A very interesting approach to homelessness in Finland has seen dramatic results. In the UK there were an estimated 7% more rough sleepers last year. Germany has seen an increase of 35% over the last 2 years, and in France over an 11-year period the numbers are up by 50%. In Finland over a 7-year period the number of long term homeless fell by 35%. There are almost no rough sleepers in Finland now, and their homelessness figures include people not sleeping rough, but staying long-term with friends or family because they have no home of their own.
The National Audit Office tells us that in Britain:
"There is a high prevalence of mental illness and alcohol and drug dependency among rough sleepers. Of the 70% of rough sleepers who had a support needs assessment recorded, 47% had mental health support needs, 44% had alcohol support needs and 35% had drug support needs."
This tells us that for most rough sleepers alcoholism, drug abuse and mental illness feature among the reasons for their situation.
Finland's policy, introduced in 2007, is called Housing First. Instead of requiring people to solve those problems before they are housed, as most countries do, it does the opposite, housing them so that they can better address those problems. The reasoning is that alcoholism, drug abuse and mental illness are all more difficult to solve for someone living on the streets.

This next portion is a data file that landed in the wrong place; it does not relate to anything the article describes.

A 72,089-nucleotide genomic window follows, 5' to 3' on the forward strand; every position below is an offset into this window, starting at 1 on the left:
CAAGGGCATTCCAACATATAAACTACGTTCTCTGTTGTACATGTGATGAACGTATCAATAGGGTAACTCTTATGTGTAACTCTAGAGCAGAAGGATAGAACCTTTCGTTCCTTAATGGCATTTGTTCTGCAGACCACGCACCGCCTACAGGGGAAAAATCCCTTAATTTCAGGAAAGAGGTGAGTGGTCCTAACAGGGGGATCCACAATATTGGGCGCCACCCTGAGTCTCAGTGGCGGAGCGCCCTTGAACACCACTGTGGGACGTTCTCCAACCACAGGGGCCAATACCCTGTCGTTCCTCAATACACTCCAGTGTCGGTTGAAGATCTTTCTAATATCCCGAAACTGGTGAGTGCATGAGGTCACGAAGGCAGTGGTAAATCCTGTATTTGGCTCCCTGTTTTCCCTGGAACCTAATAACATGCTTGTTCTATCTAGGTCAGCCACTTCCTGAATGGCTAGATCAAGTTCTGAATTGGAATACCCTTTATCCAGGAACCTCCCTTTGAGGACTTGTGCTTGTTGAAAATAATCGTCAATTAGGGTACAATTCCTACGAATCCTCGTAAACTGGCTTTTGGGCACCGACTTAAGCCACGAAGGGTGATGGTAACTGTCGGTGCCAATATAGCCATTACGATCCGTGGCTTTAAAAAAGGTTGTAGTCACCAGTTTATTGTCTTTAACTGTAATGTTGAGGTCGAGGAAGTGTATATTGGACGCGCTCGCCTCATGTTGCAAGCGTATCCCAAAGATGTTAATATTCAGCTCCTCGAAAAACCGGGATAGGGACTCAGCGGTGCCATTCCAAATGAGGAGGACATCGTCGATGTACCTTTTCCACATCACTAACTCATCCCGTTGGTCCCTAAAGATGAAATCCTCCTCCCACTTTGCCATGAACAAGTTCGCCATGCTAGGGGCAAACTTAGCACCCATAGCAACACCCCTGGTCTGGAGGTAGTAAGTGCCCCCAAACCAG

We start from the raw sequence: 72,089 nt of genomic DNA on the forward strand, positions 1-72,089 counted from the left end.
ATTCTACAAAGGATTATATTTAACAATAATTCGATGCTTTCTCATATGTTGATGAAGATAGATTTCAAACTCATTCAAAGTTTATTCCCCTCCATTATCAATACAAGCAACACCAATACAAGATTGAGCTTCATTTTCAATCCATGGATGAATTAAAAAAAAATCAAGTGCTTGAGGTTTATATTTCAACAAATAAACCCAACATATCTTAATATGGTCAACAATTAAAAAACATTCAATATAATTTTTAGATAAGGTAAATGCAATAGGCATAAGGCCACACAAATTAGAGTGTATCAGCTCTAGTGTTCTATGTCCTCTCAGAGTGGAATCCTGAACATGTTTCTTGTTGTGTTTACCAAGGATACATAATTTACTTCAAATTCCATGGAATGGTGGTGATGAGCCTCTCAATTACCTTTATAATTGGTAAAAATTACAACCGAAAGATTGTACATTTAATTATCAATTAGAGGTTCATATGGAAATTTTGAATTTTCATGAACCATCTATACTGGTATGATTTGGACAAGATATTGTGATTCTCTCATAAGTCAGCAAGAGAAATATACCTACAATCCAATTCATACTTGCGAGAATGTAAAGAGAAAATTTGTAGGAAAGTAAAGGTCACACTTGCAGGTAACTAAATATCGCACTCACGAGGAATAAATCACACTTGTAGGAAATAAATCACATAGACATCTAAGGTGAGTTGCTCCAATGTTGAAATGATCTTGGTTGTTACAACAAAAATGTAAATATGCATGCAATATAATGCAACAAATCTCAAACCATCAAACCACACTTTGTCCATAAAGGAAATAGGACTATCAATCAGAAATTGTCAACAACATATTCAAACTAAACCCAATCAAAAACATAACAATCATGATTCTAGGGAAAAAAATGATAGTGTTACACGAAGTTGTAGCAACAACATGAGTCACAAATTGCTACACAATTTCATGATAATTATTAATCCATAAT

Tenants are housed in apartments, entitled to housing benefits and pay rent. What they cannot meet out of income is met by local government. Crucially they receive support services to help with their difficulties. Trained personnel are available to help with financial problems, advice about housing and benefits, and to provide therapy for addiction and mental problems. Although the programme costs money, there are savings for government from lower use of emergency health services and from less involvement of the criminal justice system.
Finland has purpose built or converted premises into self-contained apartments, and has turned all of its homeless shelters into such accommodation. Some of these have communal areas where tenants can interact and form communities. An article in the Christian Science Monitor examined some of the costs. Between 2008 and 2015, 3,500 apartments were produced at a cost of £294m, or £84,000 each. Over that time the estimated saving to the medical and emergency services no longer required is put at £14,200 per previously homeless person per year. This suggests that the project's costs might be recouped over a 6-year period.
The results of the Finnish approach are remarkable, and they suggest that their alternative approach brings a viable solution to a growing and distressing problem. There is a very strong case for a detailed study of their methods and consideration given to trying a similar approach in the UK more broadly.